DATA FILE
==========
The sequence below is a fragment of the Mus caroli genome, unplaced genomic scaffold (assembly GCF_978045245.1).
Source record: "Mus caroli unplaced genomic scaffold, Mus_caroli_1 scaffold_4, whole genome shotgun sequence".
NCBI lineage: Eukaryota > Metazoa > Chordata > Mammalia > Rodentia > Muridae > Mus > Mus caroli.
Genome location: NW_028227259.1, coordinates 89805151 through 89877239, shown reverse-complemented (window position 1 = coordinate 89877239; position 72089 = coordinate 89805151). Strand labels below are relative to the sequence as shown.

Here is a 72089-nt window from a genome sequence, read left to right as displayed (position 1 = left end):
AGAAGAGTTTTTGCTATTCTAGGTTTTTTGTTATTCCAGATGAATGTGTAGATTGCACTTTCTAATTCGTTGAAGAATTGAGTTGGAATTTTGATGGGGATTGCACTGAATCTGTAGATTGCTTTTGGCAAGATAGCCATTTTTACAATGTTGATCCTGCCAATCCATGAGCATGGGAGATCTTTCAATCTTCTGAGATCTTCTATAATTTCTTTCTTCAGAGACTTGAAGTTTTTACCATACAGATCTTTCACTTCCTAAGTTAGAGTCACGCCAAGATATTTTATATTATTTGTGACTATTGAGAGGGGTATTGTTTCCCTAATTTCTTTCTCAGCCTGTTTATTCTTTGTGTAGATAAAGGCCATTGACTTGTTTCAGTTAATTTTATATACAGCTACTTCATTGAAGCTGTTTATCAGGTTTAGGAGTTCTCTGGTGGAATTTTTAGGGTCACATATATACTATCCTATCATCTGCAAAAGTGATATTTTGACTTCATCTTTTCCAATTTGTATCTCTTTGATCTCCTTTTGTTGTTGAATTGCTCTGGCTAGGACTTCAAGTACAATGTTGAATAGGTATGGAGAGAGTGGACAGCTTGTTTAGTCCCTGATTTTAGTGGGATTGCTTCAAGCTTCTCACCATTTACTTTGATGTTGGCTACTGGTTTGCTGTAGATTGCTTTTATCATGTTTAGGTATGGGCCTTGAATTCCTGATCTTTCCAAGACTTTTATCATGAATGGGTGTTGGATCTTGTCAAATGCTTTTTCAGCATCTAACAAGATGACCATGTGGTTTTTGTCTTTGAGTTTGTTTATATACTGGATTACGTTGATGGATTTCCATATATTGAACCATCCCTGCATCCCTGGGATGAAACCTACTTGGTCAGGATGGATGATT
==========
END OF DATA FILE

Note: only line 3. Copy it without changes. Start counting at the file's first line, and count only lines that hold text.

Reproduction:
NCBI lineage: Eukaryota > Metazoa > Chordata > Mammalia > Rodentia > Muridae > Mus > Mus caroli.